Prince Charles turns 70 on Thursday November 14.
As time goes on, eyes are turning to the heir apparent to try and glean what kind of king he will be.
This week, Charles put many minds in British politics to rest when he assured that he would not be a “meddling” king.
Speaking as part of a BBC documentary to mark his 70th birthday, The Prince of Wales told filmmakers that he would rein in his public campaigning when he becomes sovereign.
The prince has campaigned on a number of issues over the course of his 47-year royal career, including the environment, wildlife preservation, and religious tolerance. He was recently awarded the GQ Editor’s Lifetime Achievement Award For Services To Philanthropy.
However, Charles told the BBC that his endeavours were not appropriate for the monarch.
“You can’t be the same as the sovereign if you’re the Prince of Wales or the heir,” he said. “But the idea somehow that I’m going to go on in exactly the same way if I have to succeed, is complete nonsense because the two situations are completely different.”
He went on: “You only have to look at Shakespeare plays, Henry V or Henry IV part one and two, to see the change that can take place. Because if you become the sovereign then you play the role in the way that it is expected.
“So, clearly I won’t be able to do the same things I’ve done as heir. So, of course, you operate within the constitutional parameters. But it’s a different function. I think people have forgotten that the two are very different.”
Prince Charles has been accused of meddling in the past for his outspoken views on architecture, planning, and genetically modified crops. The Sunday Times once suggested that measures were underway to “allow King Charles III to speak out on matters of national and international importance in ways that at the moment would be unthinkable,” a suggestion that was met with great disdain in parliament by those who feared an “activist king.”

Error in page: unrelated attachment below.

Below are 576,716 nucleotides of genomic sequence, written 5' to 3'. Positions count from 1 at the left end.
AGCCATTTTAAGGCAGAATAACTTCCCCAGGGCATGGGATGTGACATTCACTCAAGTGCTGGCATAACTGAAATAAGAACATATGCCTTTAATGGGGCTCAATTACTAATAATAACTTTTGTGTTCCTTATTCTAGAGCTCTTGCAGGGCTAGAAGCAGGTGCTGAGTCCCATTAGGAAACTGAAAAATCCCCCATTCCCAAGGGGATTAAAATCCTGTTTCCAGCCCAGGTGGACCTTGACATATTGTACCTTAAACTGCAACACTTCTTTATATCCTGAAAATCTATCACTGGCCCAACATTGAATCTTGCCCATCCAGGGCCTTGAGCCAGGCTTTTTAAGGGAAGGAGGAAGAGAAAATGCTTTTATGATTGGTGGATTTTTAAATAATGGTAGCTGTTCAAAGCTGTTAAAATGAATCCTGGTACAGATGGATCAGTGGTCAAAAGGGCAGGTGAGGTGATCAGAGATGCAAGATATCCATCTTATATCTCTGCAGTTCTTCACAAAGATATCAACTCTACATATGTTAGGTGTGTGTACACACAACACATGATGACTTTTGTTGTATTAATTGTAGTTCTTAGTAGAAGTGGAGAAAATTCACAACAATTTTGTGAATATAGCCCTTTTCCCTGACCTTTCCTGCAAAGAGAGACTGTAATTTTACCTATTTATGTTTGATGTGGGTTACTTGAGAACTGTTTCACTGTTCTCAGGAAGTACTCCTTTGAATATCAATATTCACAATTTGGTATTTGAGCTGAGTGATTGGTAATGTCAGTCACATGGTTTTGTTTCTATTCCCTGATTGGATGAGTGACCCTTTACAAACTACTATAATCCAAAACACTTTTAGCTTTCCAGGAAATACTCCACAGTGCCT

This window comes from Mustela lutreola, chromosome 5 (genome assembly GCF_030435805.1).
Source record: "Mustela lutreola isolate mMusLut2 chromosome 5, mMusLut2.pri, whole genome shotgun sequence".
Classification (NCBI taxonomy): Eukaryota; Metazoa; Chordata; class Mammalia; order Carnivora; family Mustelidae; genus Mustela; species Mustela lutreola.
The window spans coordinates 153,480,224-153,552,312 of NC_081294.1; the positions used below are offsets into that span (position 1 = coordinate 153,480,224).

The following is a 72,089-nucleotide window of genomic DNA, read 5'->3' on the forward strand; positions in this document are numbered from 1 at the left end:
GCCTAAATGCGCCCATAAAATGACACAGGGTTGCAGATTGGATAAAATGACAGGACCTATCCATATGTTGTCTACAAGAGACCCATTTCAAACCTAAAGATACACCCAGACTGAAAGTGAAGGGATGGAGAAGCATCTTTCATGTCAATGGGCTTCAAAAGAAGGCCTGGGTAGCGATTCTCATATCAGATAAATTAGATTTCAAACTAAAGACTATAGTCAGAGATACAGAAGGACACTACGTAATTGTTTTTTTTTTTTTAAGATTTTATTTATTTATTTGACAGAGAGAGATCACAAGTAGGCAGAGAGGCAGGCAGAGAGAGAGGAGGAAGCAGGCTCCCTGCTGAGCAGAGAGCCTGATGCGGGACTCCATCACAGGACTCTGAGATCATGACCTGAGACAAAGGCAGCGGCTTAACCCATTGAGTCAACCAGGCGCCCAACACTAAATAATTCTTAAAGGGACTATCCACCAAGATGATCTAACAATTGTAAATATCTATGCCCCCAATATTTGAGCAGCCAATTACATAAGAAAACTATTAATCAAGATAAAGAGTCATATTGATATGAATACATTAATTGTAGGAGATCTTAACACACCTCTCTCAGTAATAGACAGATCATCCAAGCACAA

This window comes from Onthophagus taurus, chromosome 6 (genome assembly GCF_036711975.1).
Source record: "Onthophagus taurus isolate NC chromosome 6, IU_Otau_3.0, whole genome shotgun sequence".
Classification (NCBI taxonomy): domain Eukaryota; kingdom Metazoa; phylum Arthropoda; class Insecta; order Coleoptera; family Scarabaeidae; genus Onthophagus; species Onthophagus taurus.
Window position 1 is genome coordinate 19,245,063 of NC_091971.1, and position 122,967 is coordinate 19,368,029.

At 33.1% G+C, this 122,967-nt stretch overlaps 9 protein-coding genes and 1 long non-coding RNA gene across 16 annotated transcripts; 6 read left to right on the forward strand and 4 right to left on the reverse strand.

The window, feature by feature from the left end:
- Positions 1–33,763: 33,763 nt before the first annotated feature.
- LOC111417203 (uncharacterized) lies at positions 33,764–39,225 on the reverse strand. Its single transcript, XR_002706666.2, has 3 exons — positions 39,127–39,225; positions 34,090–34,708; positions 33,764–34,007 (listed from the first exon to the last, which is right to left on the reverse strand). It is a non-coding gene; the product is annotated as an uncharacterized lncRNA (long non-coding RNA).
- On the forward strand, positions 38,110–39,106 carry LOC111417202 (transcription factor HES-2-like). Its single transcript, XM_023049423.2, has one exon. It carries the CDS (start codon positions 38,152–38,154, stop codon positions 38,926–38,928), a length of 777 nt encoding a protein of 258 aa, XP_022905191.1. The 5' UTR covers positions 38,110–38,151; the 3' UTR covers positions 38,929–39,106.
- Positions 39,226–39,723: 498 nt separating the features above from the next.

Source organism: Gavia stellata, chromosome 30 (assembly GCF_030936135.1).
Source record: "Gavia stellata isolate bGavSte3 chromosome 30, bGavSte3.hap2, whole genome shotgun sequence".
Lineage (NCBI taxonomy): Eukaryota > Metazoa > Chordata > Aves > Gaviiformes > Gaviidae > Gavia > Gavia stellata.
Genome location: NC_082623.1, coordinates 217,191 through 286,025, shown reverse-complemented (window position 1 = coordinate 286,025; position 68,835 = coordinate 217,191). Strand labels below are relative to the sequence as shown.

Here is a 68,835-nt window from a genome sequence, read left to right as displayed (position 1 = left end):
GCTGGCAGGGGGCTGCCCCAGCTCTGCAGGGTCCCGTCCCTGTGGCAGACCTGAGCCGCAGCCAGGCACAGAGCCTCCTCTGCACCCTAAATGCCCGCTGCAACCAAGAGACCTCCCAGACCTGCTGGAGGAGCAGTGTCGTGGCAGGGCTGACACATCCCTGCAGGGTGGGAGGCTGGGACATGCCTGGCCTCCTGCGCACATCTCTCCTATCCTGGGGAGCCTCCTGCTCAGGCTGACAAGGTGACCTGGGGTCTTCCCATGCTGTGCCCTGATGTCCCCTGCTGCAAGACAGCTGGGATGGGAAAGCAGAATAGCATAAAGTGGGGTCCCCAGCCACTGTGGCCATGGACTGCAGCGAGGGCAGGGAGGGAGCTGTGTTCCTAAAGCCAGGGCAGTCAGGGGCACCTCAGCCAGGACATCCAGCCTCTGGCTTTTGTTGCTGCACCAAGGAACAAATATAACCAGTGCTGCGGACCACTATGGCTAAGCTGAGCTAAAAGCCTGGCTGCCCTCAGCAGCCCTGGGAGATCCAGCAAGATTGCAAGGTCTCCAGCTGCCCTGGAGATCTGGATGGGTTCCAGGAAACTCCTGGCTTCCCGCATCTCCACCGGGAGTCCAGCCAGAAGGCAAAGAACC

Queen Elizabeth II has stuck to convention over the course of her entire reign by steering clear of such partisan issues.
However, Charles has now put those fears to bed, saying his lobbying will not continue as monarch.
“I’m not that stupid,” he said. “I do realise that it is a separate exercise being sovereign. So, of course, I understand entirely how that should operate.”
Documentary filmmaker John Bridcut said that Charles preferred to think of his “meddling” as motivation.
“If it’s meddling to worry about the inner cities as I did 40 years ago, then if that’s meddling I’m proud of it,” he said.
Bridcut said of the future king: “People who think he’s hanging around, longing to be king, are very mistaken.
“It’s not something he’s dying to assume because inevitably it will only arise after the death of his mother.”
Charles’ wife the Duchess of Cornwall added in the film that Charles “knows his destiny” and that the responsibility of the throne is not weighing on his shoulders: “It’s just something that’s going to happen,” she said.
Elsewhere in the documentary, Prince William, second in line to the throne, said that while his father was brilliant, he wished he would spend more time with his grandchildren George and Charlotte: “We need him there as much as possible.”
“Prince, Son and Heir, Charles at 70” will be broadcast on BBC One on Thursday night at 9 p.m. GMT.